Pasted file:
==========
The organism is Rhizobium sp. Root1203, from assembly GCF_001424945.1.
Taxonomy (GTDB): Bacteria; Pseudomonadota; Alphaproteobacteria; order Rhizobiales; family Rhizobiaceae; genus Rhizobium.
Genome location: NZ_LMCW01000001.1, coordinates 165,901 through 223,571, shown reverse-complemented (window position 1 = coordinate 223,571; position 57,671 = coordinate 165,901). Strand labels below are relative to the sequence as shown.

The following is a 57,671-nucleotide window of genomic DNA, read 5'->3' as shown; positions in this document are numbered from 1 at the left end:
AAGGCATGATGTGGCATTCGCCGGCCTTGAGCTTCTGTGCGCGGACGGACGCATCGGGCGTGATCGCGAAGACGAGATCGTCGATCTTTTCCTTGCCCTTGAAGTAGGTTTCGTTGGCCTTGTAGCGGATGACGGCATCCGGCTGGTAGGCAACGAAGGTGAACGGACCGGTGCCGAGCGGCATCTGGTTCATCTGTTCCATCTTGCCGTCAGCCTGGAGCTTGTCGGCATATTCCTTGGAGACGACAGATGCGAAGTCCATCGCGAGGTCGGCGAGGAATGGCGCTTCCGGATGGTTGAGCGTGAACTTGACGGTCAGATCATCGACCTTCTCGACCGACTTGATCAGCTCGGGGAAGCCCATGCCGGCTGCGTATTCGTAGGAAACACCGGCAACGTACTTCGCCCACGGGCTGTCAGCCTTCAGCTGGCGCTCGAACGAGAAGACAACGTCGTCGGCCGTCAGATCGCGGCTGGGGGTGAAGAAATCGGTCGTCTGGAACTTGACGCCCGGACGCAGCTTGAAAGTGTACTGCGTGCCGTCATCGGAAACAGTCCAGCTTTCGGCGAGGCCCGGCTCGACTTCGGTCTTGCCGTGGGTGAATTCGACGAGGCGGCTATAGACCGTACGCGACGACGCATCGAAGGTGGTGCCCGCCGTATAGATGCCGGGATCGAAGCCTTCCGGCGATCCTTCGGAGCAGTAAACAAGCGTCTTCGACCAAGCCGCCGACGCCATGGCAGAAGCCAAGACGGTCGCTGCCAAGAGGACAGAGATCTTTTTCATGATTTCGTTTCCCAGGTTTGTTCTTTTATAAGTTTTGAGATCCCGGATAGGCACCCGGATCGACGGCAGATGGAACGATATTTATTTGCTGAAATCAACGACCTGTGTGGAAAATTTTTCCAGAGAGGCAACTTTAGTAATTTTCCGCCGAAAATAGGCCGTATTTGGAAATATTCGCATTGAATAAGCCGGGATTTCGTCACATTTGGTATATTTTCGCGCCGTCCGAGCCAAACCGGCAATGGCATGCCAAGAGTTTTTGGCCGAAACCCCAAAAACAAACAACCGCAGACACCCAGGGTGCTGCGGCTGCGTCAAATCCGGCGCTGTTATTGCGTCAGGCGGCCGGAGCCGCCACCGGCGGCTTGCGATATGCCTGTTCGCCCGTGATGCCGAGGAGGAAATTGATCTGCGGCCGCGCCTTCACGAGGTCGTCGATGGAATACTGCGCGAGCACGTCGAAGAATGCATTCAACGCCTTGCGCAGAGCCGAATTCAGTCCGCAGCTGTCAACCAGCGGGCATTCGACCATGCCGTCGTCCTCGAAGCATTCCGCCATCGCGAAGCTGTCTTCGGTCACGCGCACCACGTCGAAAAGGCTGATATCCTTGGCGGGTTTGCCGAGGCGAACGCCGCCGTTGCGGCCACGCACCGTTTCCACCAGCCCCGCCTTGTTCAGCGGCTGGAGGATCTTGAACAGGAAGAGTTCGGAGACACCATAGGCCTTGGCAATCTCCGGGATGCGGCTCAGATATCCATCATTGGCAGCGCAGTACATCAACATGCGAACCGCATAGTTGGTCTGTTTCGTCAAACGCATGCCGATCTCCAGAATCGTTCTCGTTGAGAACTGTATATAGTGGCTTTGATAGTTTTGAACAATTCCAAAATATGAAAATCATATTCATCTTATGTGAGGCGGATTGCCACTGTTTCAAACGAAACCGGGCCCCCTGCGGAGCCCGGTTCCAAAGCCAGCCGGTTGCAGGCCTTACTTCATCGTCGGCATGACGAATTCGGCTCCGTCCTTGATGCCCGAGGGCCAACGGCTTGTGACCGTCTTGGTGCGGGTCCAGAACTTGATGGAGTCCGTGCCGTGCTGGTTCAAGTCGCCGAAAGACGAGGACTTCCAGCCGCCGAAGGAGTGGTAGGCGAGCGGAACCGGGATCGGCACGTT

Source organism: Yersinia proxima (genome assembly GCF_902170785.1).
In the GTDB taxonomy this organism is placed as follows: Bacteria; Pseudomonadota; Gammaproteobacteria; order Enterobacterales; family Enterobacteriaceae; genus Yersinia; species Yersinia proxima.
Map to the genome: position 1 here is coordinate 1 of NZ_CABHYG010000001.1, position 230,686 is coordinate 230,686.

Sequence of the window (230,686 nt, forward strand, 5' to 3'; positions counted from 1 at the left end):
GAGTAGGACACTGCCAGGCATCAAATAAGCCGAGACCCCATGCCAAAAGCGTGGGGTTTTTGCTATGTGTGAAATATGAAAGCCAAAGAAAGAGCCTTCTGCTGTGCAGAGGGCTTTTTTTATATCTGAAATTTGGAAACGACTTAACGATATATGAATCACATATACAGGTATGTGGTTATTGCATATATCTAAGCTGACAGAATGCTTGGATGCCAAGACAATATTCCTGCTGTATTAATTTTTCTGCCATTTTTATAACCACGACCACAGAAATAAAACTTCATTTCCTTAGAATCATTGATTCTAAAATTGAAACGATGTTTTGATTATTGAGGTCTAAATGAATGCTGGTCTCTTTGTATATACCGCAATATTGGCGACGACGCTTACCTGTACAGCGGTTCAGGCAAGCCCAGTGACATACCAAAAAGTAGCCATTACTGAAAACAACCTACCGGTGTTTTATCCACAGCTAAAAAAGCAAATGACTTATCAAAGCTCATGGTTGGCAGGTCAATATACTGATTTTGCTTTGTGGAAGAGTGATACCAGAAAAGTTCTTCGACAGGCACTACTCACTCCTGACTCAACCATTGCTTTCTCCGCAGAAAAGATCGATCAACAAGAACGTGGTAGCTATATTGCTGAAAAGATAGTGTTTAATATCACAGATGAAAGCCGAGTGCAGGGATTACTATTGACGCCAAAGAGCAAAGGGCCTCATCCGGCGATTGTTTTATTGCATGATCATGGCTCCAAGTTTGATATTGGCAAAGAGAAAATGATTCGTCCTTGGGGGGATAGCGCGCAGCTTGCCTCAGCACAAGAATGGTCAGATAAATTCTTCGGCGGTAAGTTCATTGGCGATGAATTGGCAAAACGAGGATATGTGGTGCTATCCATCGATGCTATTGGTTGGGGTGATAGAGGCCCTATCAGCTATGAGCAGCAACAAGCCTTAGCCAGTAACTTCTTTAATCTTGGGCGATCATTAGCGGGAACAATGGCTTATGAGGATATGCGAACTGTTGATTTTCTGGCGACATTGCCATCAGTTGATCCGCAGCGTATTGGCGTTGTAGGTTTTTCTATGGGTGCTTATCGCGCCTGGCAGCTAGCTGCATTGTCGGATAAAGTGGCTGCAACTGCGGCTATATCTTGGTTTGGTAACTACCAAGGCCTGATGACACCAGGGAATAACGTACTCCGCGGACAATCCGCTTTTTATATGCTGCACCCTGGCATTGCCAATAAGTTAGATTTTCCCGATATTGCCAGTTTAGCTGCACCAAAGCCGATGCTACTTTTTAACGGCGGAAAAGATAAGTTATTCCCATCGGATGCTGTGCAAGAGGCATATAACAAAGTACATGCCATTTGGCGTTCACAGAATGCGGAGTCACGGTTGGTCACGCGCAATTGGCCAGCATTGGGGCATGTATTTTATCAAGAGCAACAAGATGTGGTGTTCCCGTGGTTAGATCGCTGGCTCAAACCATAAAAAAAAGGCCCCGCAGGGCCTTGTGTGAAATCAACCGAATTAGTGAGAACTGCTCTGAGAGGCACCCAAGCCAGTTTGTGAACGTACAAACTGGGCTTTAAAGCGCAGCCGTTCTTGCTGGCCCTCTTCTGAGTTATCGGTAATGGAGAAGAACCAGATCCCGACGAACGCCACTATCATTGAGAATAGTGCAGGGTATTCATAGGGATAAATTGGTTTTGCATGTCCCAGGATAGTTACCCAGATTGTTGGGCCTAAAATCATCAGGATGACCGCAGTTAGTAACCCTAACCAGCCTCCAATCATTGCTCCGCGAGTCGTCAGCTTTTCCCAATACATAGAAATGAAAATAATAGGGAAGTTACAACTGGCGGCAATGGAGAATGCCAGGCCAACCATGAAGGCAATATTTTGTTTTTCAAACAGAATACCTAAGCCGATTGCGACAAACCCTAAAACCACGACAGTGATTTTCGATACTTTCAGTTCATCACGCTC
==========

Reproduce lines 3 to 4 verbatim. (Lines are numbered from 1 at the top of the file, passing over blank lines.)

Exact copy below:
Genome location: NZ_LMCW01000001.1, coordinates 165,901 through 223,571, shown reverse-complemented (window position 1 = coordinate 223,571; position 57,671 = coordinate 165,901). Strand labels below are relative to the sequence as shown.

The following is a 57,671-nucleotide window of genomic DNA, read 5'->3' as shown; positions in this document are numbered from 1 at the left end: